Monday, January 31, 2005

Dated January 31, 2005 at 12:30 am, revised at 12:00 pm
Jeff Berkowitz: But, if somebody asked for it, you could give them the written back-up to show that you did a national search?

County Board President John Stroger: No, I wouldn’t give them that. No.
The Fire Next Time: A Godsend or God-Son Contracts, Global Searches and the ubiquitous Robert Wislow and U. S. Equities
The Chicago Tribune, in its editorial of January 27, 2005 stated that County Board President Stroger promised nine months ago to conduct a global search for a consultant who would advise what to do with the old County Hospital. However, based on what President Stroger said to me in the course of an interview on the afternoon of January 27, transcribed below, it doesn’t sound like a true national search, let alone a global search, was conducted.
Indeed, I do true national legal searches for clients. I know the techniques of national searches; I know the characteristics of national searches; I know the feel of national searches; and trust me, this was no national search, let alone a global search.
And then there is the sub-contract of the contract referenced above, in which the sub-contract is to go to a God-son of President Stroger, as reported in the Chicago Tribune’s Jan. 28, 2005 Metro Section.
And Robert Wislow is the head of U. S. Equities, which got the contract, referenced above. Wislow, as reported in the Janauary 28 Chicago Tribune, was co-owner of 69 West Washington Management, a firm that the Tribune indicates was sharply criticized for failing to have proper evacuation and other emergency procedures in place when the October, 2003 fire killed six.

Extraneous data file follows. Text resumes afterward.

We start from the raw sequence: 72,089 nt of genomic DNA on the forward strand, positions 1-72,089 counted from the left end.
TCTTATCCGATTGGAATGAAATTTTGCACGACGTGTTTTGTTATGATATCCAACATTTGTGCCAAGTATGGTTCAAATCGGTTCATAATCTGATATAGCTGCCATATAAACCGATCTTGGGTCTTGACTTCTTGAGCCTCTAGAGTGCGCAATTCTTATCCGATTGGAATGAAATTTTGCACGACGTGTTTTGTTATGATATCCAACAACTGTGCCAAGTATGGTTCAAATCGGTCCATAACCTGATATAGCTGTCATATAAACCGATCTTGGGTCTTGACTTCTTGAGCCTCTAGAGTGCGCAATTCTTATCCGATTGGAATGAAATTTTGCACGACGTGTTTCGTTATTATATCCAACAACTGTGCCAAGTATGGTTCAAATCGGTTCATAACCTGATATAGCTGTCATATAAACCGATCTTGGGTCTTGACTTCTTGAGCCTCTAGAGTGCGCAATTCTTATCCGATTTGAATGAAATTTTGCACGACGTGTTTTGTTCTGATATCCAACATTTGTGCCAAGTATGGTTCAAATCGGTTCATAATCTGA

Jeff Berkowitz: Is it okay to deal with friends when you are in county government--or city government?

Cook County Board President John Stroger: No, there is nothing wrong

Berkowitz: That’s okay?
Stroger: If they are doing their work. But, in this case he [Commissioner Claypool] is saying we are bringing people in just for patronage sake and that is not true.

Berkowitz: Well, what about U. S. Equities? That is in the news today.

Stroger: U. S. Equities, one of the largest companies of its kind and what we are asking them to do is to analyze the needs of the health care delivery system of Cook County and [in] particular, look into wards and new buildings we need to erect to take care of the thousands and thousands of the people that we need to treat…

Berkowitz: But, you are thinking of retaining U. S. Equities as a consultant to advise you on what to do with the old [Cook] County Hospital building, right?

Stroger: That’s not primary, but the general purpose is to let him develop a program around the needs that’s been outlined by the people from the [new Cook County, aka John Stroger] Hospital.

Berkowitz: Who do you—

Stroger: Dr. Winship and other people who are on the staff [of the new Cook County Hospital], the planning program and so forth.

Berkowitz: But one of the owners of U. S. Equities is Bob Wislow, right? [A Chicago Tribune editorial of January 27 identifies Wislow as the head of U. S. Equities and also having a record of political contributions to local Democrats, including Cook County Board President Stroger and Mayor Daley.]

Stroger: Yeah, but Bob Wislow does this all over the world. So, what is wrong with Bob Wislow working with us?

Berkowitz: Well, I am just pointing out that you talked about Forrest [Commissioner Claypool], you said that he had some friends who he hired [when he was head of Chicago’s Park District].

Stroger: It’s not only that. He went to work with some of those same people he hired.